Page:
For many motorists, waking up one morning and going to start their car only to have nothing happen is the start of their worst nightmare. No engine noises, no sputter, just, nothing. If that happens to you then there’s a good chance that your car battery is completely dead.

If you’ve thought ahead, you’ll have a car battery charger on hand in your garage, but how long does it take to charge a dead car battery, and would you know where to start?

Taking Care of Your Car Battery

Recharging a dead car battery can take at least 4 hours, and even up to 24 hours depending on the power of the charger and the size of the battery. Usually, battery chargers put out around four amps, but there are more powerful chargers out there.

The good news is that you don’t have to fully recharge the battery in order to start your car. If you’re in an emergency situation, you can get enough juice with about an hour’s worth of charge from a standard charger.

Are Fast Chargers Worth It?

Higher ampere chargers can charge the battery faster and can be handy if your car’s battery has gone completely flat. The problem is that they can damage the life of the battery if you use them all the time.

If you need to start your vehicle quickly when the battery is dead, rather than using a fast charger the better choice is a jump starter. Modern jump starters are far safer and more user-friendly than the jumper cables that you might remember from a decade or so ago.

They usually have safeguards so that you can’t connect them with the wrong polarity. They’re now a convenient and safe way to get going if things go wrong.

Choosing a Car Battery Charger

You get what you pay for when you buy a battery charger. Avoid the cheaper, off-brand models because they often lack monitoring features, and they are likely to put out fewer amps than they promise.

Look for a high-quality 4-8ampere charger for a mid-sized car battery, and pick up a jump starter for when things go wrong.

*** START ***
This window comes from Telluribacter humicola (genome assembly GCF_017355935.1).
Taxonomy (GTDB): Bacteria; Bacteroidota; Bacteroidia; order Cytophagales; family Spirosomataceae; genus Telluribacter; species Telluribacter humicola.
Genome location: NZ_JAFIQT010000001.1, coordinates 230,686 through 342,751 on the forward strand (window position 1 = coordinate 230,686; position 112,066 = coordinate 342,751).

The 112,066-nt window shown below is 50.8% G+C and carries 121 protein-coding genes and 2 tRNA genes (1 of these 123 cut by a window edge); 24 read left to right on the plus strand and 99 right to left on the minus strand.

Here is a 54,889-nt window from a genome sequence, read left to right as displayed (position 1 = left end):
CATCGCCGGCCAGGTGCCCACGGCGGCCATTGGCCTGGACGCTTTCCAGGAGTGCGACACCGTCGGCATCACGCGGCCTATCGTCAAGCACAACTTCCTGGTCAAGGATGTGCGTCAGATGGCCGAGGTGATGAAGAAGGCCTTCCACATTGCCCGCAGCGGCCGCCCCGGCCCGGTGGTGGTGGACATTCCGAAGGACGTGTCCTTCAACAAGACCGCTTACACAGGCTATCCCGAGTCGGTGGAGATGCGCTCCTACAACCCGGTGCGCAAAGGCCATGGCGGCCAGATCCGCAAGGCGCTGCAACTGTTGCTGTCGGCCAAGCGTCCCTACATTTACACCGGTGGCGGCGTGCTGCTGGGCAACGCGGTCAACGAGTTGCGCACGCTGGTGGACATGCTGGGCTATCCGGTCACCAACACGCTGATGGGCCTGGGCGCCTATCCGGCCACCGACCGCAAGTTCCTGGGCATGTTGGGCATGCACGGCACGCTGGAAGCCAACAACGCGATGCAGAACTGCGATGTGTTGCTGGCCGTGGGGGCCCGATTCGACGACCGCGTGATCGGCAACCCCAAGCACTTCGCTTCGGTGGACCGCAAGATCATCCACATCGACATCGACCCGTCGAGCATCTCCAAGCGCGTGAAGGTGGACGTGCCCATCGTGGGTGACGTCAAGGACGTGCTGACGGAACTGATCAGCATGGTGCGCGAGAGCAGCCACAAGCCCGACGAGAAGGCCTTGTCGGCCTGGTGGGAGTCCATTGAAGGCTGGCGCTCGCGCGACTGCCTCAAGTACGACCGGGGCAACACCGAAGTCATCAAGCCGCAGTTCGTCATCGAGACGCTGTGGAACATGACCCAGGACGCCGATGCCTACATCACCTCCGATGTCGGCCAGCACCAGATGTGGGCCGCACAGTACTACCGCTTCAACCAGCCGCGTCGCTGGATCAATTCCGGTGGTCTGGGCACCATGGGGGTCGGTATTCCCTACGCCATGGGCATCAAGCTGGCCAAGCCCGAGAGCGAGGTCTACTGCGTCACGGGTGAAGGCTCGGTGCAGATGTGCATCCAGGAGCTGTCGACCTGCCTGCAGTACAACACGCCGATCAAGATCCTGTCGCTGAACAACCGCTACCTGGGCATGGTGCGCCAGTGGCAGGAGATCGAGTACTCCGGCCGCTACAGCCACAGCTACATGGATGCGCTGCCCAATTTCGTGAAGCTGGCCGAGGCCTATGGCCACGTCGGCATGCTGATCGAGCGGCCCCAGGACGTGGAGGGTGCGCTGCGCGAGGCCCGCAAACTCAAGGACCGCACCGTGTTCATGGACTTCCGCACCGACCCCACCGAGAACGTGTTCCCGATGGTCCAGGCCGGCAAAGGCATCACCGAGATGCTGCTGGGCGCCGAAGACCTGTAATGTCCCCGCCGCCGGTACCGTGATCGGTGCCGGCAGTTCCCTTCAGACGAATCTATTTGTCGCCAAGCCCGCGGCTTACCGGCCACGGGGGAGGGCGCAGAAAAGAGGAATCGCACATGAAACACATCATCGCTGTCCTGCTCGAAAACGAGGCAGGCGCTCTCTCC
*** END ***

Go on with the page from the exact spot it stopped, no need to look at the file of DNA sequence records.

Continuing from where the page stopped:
Why Do Batteries Fail?

So, now you have an idea of how to get your car going again when the batteries fail. You may be wondering why your battery died in the first place. There are a few things that can make your battery fail:

  • Leaving the headlights on will kill the battery fairly quickly. Most modern cars have an auto shut-off for the headlights, but older models may lack this feature.
  • Using the in-car features can also kill the battery. If you spend a lot of time sitting in the car with the AC on and listening to the radio then your battery may drain faster.
  • Charging failure is another common issue. The battery should be charged while you are driving, but if you rarely drive long distances it may not get charged by the alternator.

Extending Your Car’s Battery Life

You can maintain your car’s battery by using it for longer trips. If you don’t have a lifestyle that necessitates this then you should use a battery charger with a voltage monitor.

Another issue that can damage the battery is vibrations. If your battery is not kept securely fastened in the housing then vibration could damage the internal components, and this could cause damage to the battery by creating short-circuits. Refastening the battery ensures that this doesn’t happen.

Keeping the battery clean and dry can be useful, because it will prevent the terminals from corroding. If you have rusty terminals then the battery will take longer to charge because the current won’t conduct as well as it should. Disconnect the battery, clean the top, and scrub the terminals using a toothbrush that has been dipped into a mixture of baking soda and water. Remove the mixture by spraying cold water onto the terminals, then dry the battery with a clean cloth to prevent future corrosion.

Regular maintenance will help to make sure that the battery lasts as long as possible. Take care, when cleaning the battery, not to get acid onto your skin, because it can be a nasty irritant. If it does get onto your skin, rinse it off with cold water as quickly as possible.


If your car battery is dead, use a standard 4-8 amp charger to fully recharge it. As we said before, this process takes around 4 hours. However, charging the battery for 1 hour in sufficient to drive on.

Get into the habit of double checking that you turned everything off before you leave the vehicle. Even if your car has an auto shut-off for the headlights, it’s a good habit to make sure that everything is off.

Richard Reed

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